Richard de Courcy

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Richard de Courcy[a] (sometimes Richard of Courcy;[2] died around 1098) was a Norman nobleman and landholder in England.

Richard was probably the son of Robert de Courcy, but his mother was named Herleva.[3] His family was from Courcy in the Calvados region of Normandy.[1]

Richard gained lands in England after the Norman conquest of England, being named as a tenant-in-chief in Domesday Book.[3] He gave his name to Stoke Courcy, in Somerset, which over time became known as Stogursey.[4] He also held Nuneham Courtenay in Oxfordshire,[5] Sarsden, and Foscot.

After the death of William the Conqueror in 1087, William's lands were divided between the two oldest sons, with Normandy going to the eldest, Robert Curthose, and England going to the next eldest son, William. Both brothers attempted during the next nine years to seize the other brother's lands.[6] Most of the nobility of both England and Normandy chose sides between the two sons, but a few magnates witnessed documents of both brothers.[2] Richard was one of those who was a witness to both Duke Robert and King William II's charters.[2] Richard, along with William Bertram, was named by the nuns of Holy Trinity in Caen, Normandy as stealing from their convent after the death of William the Conqueror.[2]

Richard, along with Hugh de Grandmesnil, resisted the efforts of Robert of Bellême to expand his lands. Shortly before Christmas in 1090, a small war broke out between Robert of Belleme on one side and Richard and Hugh on the other. Robert of Belleme secured the aid of Duke Robert in the efforts to capture Richard's castle at Courcy. This prompted Richard and Hugh to appeal to the duke's brother King William for help. From 1 January 1091 to at least 23 January 1091 Courcy was besieged by Robert of Belleme[7] and Duke Robert. The siege was lifted when King William landed in Normandy in late January or early February.[8] Bishop Gerard of Seez had attempted to mediate the dispute and siege but these efforts ended with Gerard's death on 23 January 1091.[9] Richard was at King William's court between 1091 and 1094, as he is recorded in royal documents for that period.[10]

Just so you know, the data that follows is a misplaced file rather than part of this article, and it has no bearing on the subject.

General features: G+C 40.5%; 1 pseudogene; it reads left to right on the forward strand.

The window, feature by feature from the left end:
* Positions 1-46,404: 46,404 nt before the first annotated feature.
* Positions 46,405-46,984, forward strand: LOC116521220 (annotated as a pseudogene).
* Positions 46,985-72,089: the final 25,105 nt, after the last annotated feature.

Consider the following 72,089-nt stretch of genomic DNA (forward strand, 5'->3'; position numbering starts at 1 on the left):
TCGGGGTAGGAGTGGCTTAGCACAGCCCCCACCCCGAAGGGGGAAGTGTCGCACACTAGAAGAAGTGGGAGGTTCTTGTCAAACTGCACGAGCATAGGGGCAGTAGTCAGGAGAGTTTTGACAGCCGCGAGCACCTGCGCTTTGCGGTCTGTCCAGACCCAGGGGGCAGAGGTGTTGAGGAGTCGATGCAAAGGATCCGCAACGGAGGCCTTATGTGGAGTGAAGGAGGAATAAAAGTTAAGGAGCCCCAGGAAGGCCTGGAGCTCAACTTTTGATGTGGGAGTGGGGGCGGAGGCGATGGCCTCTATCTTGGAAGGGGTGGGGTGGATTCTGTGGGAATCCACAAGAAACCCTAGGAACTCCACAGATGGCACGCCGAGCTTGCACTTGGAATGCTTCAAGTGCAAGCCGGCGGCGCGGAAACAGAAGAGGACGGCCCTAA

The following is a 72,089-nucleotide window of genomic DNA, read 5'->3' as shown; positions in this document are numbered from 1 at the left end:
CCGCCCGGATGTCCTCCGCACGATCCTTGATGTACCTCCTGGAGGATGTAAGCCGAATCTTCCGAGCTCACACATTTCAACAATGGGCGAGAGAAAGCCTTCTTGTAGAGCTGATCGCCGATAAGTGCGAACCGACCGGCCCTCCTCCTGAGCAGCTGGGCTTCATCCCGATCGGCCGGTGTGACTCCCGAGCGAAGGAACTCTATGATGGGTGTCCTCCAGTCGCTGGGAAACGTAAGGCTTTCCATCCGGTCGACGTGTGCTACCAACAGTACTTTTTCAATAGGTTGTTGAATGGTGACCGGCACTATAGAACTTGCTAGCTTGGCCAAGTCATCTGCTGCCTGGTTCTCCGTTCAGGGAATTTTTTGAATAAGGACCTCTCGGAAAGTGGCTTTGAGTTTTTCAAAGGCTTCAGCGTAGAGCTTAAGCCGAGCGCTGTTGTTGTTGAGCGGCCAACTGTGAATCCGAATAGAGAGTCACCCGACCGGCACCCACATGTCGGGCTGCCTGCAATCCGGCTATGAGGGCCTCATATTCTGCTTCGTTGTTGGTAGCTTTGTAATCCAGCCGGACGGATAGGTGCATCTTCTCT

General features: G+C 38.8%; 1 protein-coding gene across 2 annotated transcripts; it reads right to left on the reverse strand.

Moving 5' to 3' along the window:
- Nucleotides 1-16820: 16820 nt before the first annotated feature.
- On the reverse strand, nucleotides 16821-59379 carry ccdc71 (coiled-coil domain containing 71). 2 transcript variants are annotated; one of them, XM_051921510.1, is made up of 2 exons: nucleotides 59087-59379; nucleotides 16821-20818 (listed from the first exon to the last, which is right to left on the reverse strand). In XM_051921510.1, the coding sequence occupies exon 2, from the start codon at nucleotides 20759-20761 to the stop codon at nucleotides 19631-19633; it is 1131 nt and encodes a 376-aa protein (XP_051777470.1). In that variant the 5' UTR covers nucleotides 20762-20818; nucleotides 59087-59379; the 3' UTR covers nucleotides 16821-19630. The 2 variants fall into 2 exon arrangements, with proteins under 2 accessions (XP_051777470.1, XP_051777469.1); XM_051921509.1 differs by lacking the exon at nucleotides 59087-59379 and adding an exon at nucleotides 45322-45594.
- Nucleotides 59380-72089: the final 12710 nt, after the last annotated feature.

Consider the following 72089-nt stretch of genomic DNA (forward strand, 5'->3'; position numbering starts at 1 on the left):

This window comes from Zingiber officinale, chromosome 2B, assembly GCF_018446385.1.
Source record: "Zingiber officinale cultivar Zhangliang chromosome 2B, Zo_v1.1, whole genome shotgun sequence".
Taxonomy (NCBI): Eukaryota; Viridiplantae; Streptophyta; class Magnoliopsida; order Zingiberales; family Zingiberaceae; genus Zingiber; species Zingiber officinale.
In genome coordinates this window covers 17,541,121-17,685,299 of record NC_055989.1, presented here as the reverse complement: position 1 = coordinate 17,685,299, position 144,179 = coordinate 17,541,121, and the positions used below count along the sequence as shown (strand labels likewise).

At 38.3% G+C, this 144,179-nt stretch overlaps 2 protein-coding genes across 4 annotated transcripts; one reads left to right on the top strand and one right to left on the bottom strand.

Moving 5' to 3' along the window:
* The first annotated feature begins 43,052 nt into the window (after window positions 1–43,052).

Richard married Wandelmode and had at least two children: William de Courcy and Robert de Courcy. William inherited the lands in England while Robert received the Norman lands.[3] Robert was married to Rohais, the daughter of Hugh de Grandmesnil.[9]

Richard died around 1098.[3]


  1. ^ Sometimes spelled Curcy[1] or Courci.


  1. ^ a b Loyd Origins of Anglo-Norman Families p. 36
  2. ^ a b c d Barlow William Rufus p. 69
  3. ^ a b c d Keats-Rohan Domesday People p. 359
  4. ^ Pine Sons of the Conqueror p. 120
  5. ^ Williams English and the Norman Conquest p. 118
  6. ^ Huscroft Ruling England pp. 64–65
  7. ^ Barlow William Rufus p. 276
  8. ^ Mason William II pp. 86–87
  9. ^ a b Aird Robert Curthose pp. 138–139
  10. ^ Hollister Henry I p. 76 footnote 209